The current aftershave version of this can be picked up for very little money (in Europe at least) and it is no longer made by Fabergé; the company was bought out by Unilever ages ago and it is distributed under the name 'Parfums Prestige'. Fabergé was resurrected by some entrepreneur or other but they don't make Brut (or anything at all it seems).

Okay...I got the aftershave and the EDT of this and the aftershave was the more expensive. The EDT cost me...1.99 (euros)! Astonishing. Both were in the new curved bottles. I sprayed the tester of the EDT on my hand in the shop and aside from the initial blast it remained the same sort of aroma from start to finish; apart from the very end. It's not that fresh, it's more like a warm glow with touches of vanilla and moss and, I suppose, the musk it is named for. There was, dare I say, the odd pale faecal note at times and I panicked a few times in case anyone caught a whiff of it. Right at the very end it turned to a caramelised sugar smell, which was a bit odd. I'm going to try again on a day when I can stay at home all day.

The aftershave is a slightly different beast it seems to me. It's fresher when it goes on and actually smells a little like Brut 33 used to smell like in the late 70s: greener, some lavender, a little powdery, a touch of vanilla. Actually a quite decent and masculine aroma in the way Denim is. A worthy aftershave splash.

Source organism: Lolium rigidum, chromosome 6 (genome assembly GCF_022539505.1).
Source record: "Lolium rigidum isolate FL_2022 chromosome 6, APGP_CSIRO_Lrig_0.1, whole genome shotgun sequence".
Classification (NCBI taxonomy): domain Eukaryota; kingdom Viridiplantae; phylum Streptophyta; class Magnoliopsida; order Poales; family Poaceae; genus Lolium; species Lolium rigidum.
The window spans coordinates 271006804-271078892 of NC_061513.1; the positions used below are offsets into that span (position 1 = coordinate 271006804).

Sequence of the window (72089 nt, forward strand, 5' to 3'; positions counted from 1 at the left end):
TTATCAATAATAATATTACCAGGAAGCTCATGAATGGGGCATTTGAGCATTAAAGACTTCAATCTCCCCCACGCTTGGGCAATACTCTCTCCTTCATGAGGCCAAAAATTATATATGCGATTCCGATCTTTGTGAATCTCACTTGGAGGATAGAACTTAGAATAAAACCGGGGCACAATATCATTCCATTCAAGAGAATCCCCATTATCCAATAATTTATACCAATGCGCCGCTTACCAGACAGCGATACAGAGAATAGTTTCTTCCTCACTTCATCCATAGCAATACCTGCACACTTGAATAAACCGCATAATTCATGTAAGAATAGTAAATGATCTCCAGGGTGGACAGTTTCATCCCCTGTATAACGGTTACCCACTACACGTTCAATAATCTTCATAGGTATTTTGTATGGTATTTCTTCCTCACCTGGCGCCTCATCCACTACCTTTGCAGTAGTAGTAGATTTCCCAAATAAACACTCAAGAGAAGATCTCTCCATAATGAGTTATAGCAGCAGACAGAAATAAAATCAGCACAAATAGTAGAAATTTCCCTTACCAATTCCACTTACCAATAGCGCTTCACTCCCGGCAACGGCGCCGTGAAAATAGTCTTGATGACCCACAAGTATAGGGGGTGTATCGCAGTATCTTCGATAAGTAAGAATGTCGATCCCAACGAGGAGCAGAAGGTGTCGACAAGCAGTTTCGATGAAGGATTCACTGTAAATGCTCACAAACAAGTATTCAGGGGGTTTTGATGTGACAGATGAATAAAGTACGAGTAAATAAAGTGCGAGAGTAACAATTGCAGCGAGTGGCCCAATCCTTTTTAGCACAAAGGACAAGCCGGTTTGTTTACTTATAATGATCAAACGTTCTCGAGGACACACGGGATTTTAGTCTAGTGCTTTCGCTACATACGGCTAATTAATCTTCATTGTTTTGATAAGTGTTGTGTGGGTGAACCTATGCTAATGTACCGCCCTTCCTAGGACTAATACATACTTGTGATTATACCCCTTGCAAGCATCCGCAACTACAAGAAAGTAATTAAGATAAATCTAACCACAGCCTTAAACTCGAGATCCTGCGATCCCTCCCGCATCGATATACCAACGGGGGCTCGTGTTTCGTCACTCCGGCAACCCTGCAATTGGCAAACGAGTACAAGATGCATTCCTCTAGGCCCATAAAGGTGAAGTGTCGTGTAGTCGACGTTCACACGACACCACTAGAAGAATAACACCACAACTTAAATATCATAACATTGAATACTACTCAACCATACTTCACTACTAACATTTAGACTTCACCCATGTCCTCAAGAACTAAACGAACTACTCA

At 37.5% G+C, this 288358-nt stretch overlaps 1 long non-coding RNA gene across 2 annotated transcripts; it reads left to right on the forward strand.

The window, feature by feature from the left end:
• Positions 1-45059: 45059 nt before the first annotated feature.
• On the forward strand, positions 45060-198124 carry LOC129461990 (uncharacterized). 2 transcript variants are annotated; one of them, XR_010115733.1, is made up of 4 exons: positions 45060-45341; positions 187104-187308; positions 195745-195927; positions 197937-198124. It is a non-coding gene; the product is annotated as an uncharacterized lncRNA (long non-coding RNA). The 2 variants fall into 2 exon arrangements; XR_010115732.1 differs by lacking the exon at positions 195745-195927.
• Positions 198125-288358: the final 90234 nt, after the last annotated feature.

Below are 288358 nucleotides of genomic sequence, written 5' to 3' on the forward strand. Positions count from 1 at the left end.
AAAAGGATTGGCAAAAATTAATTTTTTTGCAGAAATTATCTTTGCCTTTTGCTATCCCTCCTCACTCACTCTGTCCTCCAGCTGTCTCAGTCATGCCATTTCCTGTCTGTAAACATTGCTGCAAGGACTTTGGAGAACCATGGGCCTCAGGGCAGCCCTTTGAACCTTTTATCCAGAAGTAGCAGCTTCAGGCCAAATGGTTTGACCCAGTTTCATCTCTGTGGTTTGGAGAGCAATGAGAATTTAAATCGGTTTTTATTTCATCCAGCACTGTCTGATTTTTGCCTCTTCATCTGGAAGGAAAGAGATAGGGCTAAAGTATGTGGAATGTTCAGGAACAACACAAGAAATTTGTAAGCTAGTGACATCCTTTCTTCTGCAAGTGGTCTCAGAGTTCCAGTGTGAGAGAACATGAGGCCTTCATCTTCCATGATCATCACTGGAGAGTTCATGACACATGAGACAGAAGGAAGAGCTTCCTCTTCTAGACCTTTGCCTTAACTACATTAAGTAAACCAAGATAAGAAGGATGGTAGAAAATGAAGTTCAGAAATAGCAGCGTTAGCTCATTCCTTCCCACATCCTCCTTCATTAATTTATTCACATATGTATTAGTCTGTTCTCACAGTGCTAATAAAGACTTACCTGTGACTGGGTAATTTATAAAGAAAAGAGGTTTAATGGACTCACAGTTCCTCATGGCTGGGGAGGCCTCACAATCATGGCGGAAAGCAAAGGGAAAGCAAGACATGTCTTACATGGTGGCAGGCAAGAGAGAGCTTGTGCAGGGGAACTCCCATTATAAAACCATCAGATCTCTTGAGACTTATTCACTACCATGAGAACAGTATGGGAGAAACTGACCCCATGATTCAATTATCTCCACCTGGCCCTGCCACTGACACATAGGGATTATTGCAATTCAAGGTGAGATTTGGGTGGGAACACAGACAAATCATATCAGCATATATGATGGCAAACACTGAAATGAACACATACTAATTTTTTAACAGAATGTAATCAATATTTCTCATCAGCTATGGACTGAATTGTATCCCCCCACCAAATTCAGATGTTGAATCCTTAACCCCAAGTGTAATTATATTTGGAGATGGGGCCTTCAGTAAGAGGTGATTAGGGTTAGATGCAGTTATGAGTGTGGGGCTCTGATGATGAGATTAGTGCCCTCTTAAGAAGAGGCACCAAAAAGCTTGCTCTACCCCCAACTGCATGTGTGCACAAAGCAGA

For the price the aftershave is worth it, but the EDT seems to be a bit hit and miss for some reason. If you're a Brut user the musk aftershave is a good rotation for the colder months.

Pros: price, nostalgic fragrance, masculine in an old-school way. Not plasticky.
Cons: a bit linear and generic.
20th June, 2015 (last edited: 23rd June, 2015)

Eau Sauvage Parfum (original) by Christian Dior

Eau Savage Parfum is a marvel because it is simple, yet complex. I don't know if those are all the notes listed above, but if they are, then Francois Demachy has magic up his sleeve.

Very masculine and self-assured. Like a man who is successful, but doesn't boast about it. It's probably what the soap smells like in the wash-rooms of a Fortune 500 company.

That citrus bergamot in the top is enough draw you into the rich, deep aromas lurking underneath, the herbals and spices and the aromatic woodiness. It's quite gourmand as it dries down, even though the bergamot remains in the mix.

There are people who clearly think this is not a patch on the 1966 classic, but it shouldn't have to be a competition; when you have two good things there is room for both, it's a great scent.
20th June, 2015

Guerlain Homme by Guerlain

Guerlain homme is not bad, but it's not brilliant either. It's problem lies in the fact that it merely delivers what some other cheaper and less distinguished scents deliver and not much more.

It has a florals on top, something in between (I catch no lime or mint) and then a woody undertone, but it doesn't make you go 'wow'. It doesn't make you want to repeatedly sniff your wrist and luxuriate in the aroma. The dry-down is merely a pleasant light-woody powder. It's just short of refined, just short of distinguished and in that respect it has failed because I believe it was supposed to command both of those positions.